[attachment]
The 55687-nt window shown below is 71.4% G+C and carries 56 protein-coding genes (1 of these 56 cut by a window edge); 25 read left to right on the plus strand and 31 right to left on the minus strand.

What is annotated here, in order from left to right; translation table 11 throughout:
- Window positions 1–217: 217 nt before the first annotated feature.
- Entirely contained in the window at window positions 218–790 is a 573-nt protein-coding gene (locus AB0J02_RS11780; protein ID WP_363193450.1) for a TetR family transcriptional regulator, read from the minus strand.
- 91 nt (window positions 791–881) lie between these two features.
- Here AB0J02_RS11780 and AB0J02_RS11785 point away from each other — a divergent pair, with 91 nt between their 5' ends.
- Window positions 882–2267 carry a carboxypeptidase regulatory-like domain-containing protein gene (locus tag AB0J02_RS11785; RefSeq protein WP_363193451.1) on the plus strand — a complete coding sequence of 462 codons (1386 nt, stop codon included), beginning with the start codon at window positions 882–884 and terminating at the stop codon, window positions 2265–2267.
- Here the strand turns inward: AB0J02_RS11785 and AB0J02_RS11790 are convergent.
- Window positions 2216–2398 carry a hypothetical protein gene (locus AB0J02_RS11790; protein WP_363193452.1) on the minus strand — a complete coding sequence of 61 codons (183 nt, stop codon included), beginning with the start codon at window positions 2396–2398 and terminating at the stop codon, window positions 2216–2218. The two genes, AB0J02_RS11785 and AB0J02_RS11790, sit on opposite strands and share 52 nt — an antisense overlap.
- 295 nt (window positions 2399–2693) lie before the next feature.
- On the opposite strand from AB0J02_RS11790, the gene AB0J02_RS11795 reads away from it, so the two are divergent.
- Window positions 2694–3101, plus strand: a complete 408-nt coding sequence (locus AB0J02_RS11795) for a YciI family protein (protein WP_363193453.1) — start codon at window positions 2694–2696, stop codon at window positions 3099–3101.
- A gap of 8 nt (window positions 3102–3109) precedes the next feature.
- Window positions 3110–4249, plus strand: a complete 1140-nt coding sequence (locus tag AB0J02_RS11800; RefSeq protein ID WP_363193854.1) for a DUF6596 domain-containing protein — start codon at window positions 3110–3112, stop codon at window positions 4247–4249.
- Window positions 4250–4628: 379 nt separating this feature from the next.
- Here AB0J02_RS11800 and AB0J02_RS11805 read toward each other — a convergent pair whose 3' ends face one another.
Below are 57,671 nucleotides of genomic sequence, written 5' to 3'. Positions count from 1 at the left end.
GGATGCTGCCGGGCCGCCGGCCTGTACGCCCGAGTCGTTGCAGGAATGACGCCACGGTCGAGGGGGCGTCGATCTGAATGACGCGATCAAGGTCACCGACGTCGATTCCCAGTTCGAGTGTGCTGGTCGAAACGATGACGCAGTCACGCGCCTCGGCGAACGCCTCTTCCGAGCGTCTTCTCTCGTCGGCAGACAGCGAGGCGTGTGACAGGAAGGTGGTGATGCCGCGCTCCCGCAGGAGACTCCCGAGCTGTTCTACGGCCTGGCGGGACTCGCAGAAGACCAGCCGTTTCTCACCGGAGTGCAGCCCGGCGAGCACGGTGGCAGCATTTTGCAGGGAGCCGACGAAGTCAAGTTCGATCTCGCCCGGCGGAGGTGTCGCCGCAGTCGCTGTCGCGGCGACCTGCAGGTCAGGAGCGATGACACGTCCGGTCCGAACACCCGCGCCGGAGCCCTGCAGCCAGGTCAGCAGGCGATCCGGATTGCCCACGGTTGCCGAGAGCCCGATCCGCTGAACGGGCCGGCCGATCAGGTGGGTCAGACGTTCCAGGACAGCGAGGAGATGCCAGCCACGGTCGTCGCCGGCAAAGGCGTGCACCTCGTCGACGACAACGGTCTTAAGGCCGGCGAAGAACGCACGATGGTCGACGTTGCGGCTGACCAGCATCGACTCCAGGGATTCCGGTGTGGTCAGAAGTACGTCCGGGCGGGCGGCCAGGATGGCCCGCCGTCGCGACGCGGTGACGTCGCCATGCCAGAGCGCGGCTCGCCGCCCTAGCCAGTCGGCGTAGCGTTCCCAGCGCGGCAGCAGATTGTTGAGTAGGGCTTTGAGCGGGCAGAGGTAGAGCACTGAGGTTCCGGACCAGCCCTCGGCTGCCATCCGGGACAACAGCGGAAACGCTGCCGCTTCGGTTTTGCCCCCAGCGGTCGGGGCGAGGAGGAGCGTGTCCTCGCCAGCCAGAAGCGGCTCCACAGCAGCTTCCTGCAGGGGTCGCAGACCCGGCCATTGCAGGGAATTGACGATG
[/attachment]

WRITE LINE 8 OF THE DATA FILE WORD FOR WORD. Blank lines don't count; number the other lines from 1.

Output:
- Here the strand turns inward: AB0J02_RS11785 and AB0J02_RS11790 are convergent.